If the Ganassi team - which should also field IPS champion Alex Lloyd in selected events - heads to Florida in good heart, however, AGR won't be the only IRL powerhouse hoping to break Wheldon's hold on the event.

There wasn't a lot of quiet at Team Penske's shop this off-season, as the squad attempted to find the final building blocks in its attempt to return to the top of the pile. While veteran - and double Indianapolis 500 winner - Helio Castroneves was helping to put the series on the map via the US version of Dancing with the Stars, the team was welcoming Ryan Briscoe to its set-up in place of Hornish, hoping that pairing the energetic and outgoing Brazilian with the affable Australian will bring a second IndyCar title in 2008.

"The 2008 IndyCar Series season is starting with considerable momentum provided by the unification of the two open-wheel series," says team owner Roger Penske, "but we're confident that we are poised for success this year."

Castroneves will be looking to add a maiden championship to his two Indy 500 crowns - hoping to be 'in the right place at the right time' - while Briscoe returns to full-time IndyCar competition for the first time since 2005, having last year turned in fifth place at Indy with Pesnke-affiliated Luczo Dragon Racing while racing for 'The Captain's' American Le Mans Series team. Briscoe carries momentum into the season-opener, having topped the two days of testing at Sebring, but may be at his best on the road and street courses, while Castroneves shines on the ovals.

Behind the sport's 'big three', Rahal Letterman Racing, Vision Racing and Panther Racing look set to head the midfield, with AJ Foyt Enterprises and Dreyer & Reinbold on the fringes. Roth Racing makes the step up to a full-time, two-car, operation in 2008, but will probably find itself mixing it with the Champ Car converts.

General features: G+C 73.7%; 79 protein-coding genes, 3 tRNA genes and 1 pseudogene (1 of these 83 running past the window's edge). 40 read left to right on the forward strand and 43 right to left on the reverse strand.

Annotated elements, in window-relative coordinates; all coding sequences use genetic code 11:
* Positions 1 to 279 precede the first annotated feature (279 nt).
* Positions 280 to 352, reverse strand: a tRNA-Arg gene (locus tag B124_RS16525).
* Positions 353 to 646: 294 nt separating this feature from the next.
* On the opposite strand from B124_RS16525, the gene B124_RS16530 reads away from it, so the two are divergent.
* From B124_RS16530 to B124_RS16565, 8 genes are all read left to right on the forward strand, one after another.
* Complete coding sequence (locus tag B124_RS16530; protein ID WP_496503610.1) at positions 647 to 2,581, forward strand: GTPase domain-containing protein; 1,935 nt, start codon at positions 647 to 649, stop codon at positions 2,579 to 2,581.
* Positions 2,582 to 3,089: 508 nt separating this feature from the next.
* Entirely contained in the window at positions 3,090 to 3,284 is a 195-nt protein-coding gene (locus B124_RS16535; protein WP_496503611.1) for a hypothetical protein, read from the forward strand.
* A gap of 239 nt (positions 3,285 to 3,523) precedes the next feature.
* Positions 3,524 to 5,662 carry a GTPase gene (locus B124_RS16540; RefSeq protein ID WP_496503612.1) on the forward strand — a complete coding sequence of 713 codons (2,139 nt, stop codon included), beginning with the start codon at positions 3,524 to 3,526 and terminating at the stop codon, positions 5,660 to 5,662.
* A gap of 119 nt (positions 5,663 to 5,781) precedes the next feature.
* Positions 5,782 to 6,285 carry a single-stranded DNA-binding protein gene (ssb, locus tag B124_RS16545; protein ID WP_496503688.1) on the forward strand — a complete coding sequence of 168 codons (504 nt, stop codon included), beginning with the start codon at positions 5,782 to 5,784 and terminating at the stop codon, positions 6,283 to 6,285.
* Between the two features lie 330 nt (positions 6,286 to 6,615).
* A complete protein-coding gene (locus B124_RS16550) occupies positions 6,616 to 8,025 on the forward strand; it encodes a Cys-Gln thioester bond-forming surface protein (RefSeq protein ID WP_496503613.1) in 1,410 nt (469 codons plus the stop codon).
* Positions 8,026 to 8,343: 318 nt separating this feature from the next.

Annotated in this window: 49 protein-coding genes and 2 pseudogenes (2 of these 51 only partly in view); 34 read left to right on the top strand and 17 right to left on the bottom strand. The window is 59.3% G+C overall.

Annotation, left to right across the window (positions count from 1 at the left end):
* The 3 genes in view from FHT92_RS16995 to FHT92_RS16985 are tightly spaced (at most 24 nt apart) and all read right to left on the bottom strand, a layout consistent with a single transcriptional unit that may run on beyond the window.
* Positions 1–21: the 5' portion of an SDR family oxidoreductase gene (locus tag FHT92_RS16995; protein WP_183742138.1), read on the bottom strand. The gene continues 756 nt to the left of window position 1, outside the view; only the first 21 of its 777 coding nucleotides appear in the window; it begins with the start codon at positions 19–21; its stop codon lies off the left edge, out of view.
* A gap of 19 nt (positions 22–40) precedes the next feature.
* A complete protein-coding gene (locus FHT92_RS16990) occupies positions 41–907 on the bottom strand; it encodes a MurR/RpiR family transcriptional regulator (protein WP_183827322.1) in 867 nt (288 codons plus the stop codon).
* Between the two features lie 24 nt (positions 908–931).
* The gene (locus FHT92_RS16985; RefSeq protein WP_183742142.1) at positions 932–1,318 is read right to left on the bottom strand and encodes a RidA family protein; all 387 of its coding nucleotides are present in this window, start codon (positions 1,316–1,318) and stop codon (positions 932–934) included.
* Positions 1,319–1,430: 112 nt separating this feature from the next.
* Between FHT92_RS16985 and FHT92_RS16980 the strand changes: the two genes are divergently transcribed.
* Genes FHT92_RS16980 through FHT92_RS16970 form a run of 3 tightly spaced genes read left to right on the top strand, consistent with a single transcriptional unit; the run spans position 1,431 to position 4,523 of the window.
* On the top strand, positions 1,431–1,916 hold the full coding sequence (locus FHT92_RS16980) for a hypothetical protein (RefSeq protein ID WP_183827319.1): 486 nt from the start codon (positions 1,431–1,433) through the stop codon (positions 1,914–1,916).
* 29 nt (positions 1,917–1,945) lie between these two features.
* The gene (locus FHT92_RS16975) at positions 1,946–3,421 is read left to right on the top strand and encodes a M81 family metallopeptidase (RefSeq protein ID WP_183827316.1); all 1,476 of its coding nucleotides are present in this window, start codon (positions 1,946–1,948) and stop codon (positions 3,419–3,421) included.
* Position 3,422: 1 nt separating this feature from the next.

RLR becomes a one-car team this year, running just the Ethanol entry for Ryan Hunter-Reay, who could prove to be something of a dark horse after putting in some promising performances in his part-season in 2007.

"This is a very special season-opener for me," R-HR insists, "Homestead is my home track, but I have never raced on the oval. Racing in front of the hometown fans, under the lights, in the Ethanol IndyCar will be surreal to say the least. "I am ready to get this 2008 race season underway - it's time to go racing, and we're all ready to get to work."

Vision Racing remains under the control of IRL CEO George, but also shrinks by one entry, with Ed Carpenter and AJ Foyt IV leading the attack

"We think our drivers are seasoned enough now to understand how it all works," team manager Larry Curry says, "We think that we've done our homework over the winter and, certainly on road courses, we feel like we're going to be much more respectable - to the point where we can go out and compete for some top ten finishes. On the ovals, the expectations are to win a race."

Despite Hornish's back-to-back titles in Pennzoil colours in 2001-02, Panther Racing was one of the major casualties as AGR, Ganassi and Penske rose to power in the IRL, and had actually closed its doors two years ago, but still took to the track after signing Vitor meira, the man seemingly most likely to take a podium without winning, having come off worst in several of the championship's closest finishes. Although its flirted with Kosuke Matsuura alongside Meira in 2007, only the Brazilian remains on board this season, but the team has attracted the backing of Delphi and National Guard for its latest assault.

Dreyer & Reinbold Racing, meanwhile, will continue to run two cars, although the second will be split between the under-rated - and under-used - Townsend Bell and Venezuelan model-cum-ace student Milka Duno. Buddy Rice will return to pilot the lead machine, the former Indy 500 winner hoping to recapture former glories while hauling D&R towards the front of the field.

"I definitely think we can improve on where we were at last year," Rice said, "Obviously, we started off a bit rocky but, as things were progressing, you could see that we were making headway. I think we stand to be in a lot better situation this year."